Wong dismisses ‘speculation’ on entry ban for AmCham leaders

Secretary for Security Wong Sio Chak has dismissed allegations that the decision to refuse entry to two business officials from the American Chamber of Commerce was linked to the United States’ legislation backing anti-government protesters.

Chairman Robert Grieves and President Tara Joseph were separately on their way to the region to attend the AmCham Macau Ball on Saturday and said that local authorities did not provide a reason for refusing to allow them entry to Macau.

According to a statement they issued, they were told to sign a statement saying that they “voluntarily agreed not to pursue entry to Macau.”

“We hope that this is just an over reaction to current events and that international business can constructively forge ahead,” they noted.

Speaking to Reuters, Joseph said that she was puzzled as to why she was prevented from crossing into the gambling hub for the annual event which is also attended by the U.S. Consul General of Hong Kong and Macau, Hanscom Smith.

“I have no idea. I was quite surprised. They were not rude. There was never any manhandling or rudeness,” she said.

In November, U.S. President Donald Trump signed into law congressional legislation backing pro-democracy protesters in Hong Kong, despite heavy objections from Beijing.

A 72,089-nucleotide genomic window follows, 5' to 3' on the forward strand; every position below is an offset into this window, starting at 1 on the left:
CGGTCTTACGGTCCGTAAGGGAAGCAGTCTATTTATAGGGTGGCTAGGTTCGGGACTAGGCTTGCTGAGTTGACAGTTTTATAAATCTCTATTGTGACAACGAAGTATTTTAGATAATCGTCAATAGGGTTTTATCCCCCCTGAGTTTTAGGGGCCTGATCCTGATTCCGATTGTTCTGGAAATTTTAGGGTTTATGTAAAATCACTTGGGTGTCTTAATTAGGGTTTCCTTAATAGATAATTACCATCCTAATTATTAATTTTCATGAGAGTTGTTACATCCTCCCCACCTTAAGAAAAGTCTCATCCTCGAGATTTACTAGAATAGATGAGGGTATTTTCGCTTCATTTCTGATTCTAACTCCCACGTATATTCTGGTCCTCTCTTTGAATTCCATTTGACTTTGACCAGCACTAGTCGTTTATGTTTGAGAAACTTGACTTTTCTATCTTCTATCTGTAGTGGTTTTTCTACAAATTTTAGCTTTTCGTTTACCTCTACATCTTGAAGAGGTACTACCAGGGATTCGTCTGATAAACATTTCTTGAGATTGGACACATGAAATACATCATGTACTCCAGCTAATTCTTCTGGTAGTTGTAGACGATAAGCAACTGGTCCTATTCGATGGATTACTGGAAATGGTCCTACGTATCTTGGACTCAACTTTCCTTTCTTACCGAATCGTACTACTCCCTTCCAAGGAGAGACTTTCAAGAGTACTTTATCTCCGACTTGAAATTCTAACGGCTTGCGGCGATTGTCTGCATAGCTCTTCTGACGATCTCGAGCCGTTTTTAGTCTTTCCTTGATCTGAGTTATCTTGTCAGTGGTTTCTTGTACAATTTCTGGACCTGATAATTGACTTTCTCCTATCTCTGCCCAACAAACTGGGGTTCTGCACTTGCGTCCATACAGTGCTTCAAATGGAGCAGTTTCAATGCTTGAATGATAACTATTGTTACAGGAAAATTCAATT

Meanwhile, local official Wong said that the barred entry to the SAR was not linked with the Hong Kong Human Rights and Democracy Act and that such accusations are just speculation.

Although he did not further clarify why the two officials were barred from entering Macau, Wong defended the SAR’s rights to implement immigration policy.

“Police have the responsibility to ensure Macau’s safety, and the same principle applies to port control. […] When [police immigration officers] carry out duties according to laws, the identities and occupations of the persons entering Macau are not their consideration. Safety risks and threats are the only considerations,” he said, as cited in reports.

Wong will remain in his post as Secretary for Security during the next government term, under Chief Executive-elect Ho Iat Seng. LV

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